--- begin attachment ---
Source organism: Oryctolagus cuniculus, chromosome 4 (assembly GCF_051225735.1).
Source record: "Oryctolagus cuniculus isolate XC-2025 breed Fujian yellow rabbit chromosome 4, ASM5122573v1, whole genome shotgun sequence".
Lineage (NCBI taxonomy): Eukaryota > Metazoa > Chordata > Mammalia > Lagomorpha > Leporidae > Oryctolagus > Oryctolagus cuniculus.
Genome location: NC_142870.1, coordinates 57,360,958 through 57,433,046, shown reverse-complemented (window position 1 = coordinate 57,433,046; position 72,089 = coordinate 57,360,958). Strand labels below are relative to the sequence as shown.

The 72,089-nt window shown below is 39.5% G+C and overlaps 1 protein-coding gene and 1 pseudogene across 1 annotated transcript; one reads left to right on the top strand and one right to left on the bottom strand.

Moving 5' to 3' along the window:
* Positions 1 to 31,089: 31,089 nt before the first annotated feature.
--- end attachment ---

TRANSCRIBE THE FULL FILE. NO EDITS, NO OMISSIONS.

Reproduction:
Source organism: Oryctolagus cuniculus, chromosome 4 (assembly GCF_051225735.1).
Source record: "Oryctolagus cuniculus isolate XC-2025 breed Fujian yellow rabbit chromosome 4, ASM5122573v1, whole genome shotgun sequence".
Lineage (NCBI taxonomy): Eukaryota > Metazoa > Chordata > Mammalia > Lagomorpha > Leporidae > Oryctolagus > Oryctolagus cuniculus.
Genome location: NC_142870.1, coordinates 57,360,958 through 57,433,046, shown reverse-complemented (window position 1 = coordinate 57,433,046; position 72,089 = coordinate 57,360,958). Strand labels below are relative to the sequence as shown.

The 72,089-nt window shown below is 39.5% G+C and overlaps 1 protein-coding gene and 1 pseudogene across 1 annotated transcript; one reads left to right on the top strand and one right to left on the bottom strand.

Moving 5' to 3' along the window:
* Positions 1 to 31,089: 31,089 nt before the first annotated feature.